Building an event-sourced game with Phoenix Liveview: Game Server

Feb 15, 2021

In the previous articles, we’ve looked at the design of the game’s rules. Now is an excellent time to focus on the runtime perspective of the application.

We’ve seen that we can interact with a game via the GameState module by providing a list of events and a command. We still need some way to store the events, and for this, we’ll use a GenServer.

Skeleton of GameServer

GameServer module is a GenServer which allows keeping track of the events in a process.

defmodule DoctorP.GameServer do
  use GenServer

def start_link(args) do
  game_id = Keyword.get(args, :game_id)
  GenServer.start_link(__MODULE__, args, name: process_name(game_id))
end

def init(args) do
  game_id = Keyword.get(args, :game_id)
  {:ok, %{game_id: game_id, events: []}}
end

def process_name(game_id), do:
  {:via, Registry, {DoctorP.GamesRegistry, game_id}}

end

We can start a GameServer using the start_link function, passing a keyword list containing a game id. The server’s initial state is a map containing the game id and an empty list of events.

We also want to keep track of several games at the same time and to be able to interact with them using their game id. I’ve decided to use the via tuple method to link a game id and the server PID in a Registry. process_name returns a tuple that indicates which registry and key to use to find the server.

Playing

The next thing to do is to be able to act on the GameServer.

All actions follow the same patterns. For the sake of brevity, let’s focus solely on adding a player.

First, I’ve introduced a client side function. It allows for an easy to use interface for other modules:

def add_player(game_id, player_name), do:
  GenServer.call(process_name(game_id), {:add_player, player_name})

When called, add_player issues a call to the server, using the process_name based on the game_id and asking to add a player with the provided player name.

Its server-side counterpart is more interesting as it is responsible of dispatching a command to the game, storing the events, and replying to the caller.

def handle_call({:add_player, player_name}, _from, state), do:
  %AddPlayer{player_name: player_name}
  |> handle_command(state)
  |> reply()

First, the AddPlayer command is built and piped into to a private handle_command function, alongside the state . The result of this call is, in turn, piped into a private reply function.

Let’s dive into these!

Handling the command

defp handle_command(command, state), do:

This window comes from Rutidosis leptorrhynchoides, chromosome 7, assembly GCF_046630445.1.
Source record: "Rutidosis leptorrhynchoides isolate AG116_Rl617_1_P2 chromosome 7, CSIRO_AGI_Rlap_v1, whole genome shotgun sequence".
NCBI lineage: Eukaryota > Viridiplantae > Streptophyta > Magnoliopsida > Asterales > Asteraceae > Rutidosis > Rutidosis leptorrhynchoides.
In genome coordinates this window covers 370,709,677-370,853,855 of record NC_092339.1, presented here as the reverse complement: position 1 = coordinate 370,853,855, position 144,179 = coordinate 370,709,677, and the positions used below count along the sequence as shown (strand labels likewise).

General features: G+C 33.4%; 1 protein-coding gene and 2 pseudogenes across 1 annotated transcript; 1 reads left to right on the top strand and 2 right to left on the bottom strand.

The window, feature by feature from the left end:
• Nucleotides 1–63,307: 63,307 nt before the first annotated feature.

command
    |> dispatch_command(state)
    |> build_new_state(state)

defp dispatch_command(command, state), do:
  GameState.dispatch_message(command, state.events)

defp build_new_state(%ActionResult{events: events} = result, state), do:
  {result, %{state | events: state.events ++ events}}

handle_command is made of two parts, each one in its function.

First, we use the GameState module to dispatch the command. We can see that all previous events, currently stored in the state, are passed as a second parameter. It ensures the command handler knows the current state.

Secondly, the command dispatch result, an ActionResult is piped into build_new_state. Here the new state is created by appending the news events to the events currently stored. Note that build_new_state returns a tuple containing the result of the dispatch and the new state.

Replying to the caller

Once the command is dispatched, the game logic applied and, the new state created we need to reply to the caller.

This is the job of the reply function we’ve seen in the handle_call function.

build_new_state returns a tuple containing an ActionResult and the desired state after the command handling, which serves as a parameter for our new reply function.

defp reply({ %ActionResult{}, new_state}), do:
  {:reply, :ok, new_state)

Here we simply reply with the :ok tuple and use the second part of the tuple for the new server’s state.

The first part of the tuple seems useless by now, but it’s actually important.

We’ve seen in the article about error handling that part of ActionResult’s job is to keep track of errors. So far, reply only handles the positive cases.

I’ve decided to communicate errors to the caller by responding with a tuple starting with the :error atom and containing the error provided by the game.

To do this we need to add a clause for the reply function matching with ActionResult containing errors:

defp reply({ %ActionResult{error: error}, new_state}, state) when not is_nil(error), do:
  {:reply, {:error, error}, new_state)

The GameServer can now deal with both positive outputs, made of new events and errors, and communicates them to callers.

There are still exciting things to say about the GameServer, from how it communicates with the Liveviews, to stopping them and more. These are the things we’ll cover in the next articles!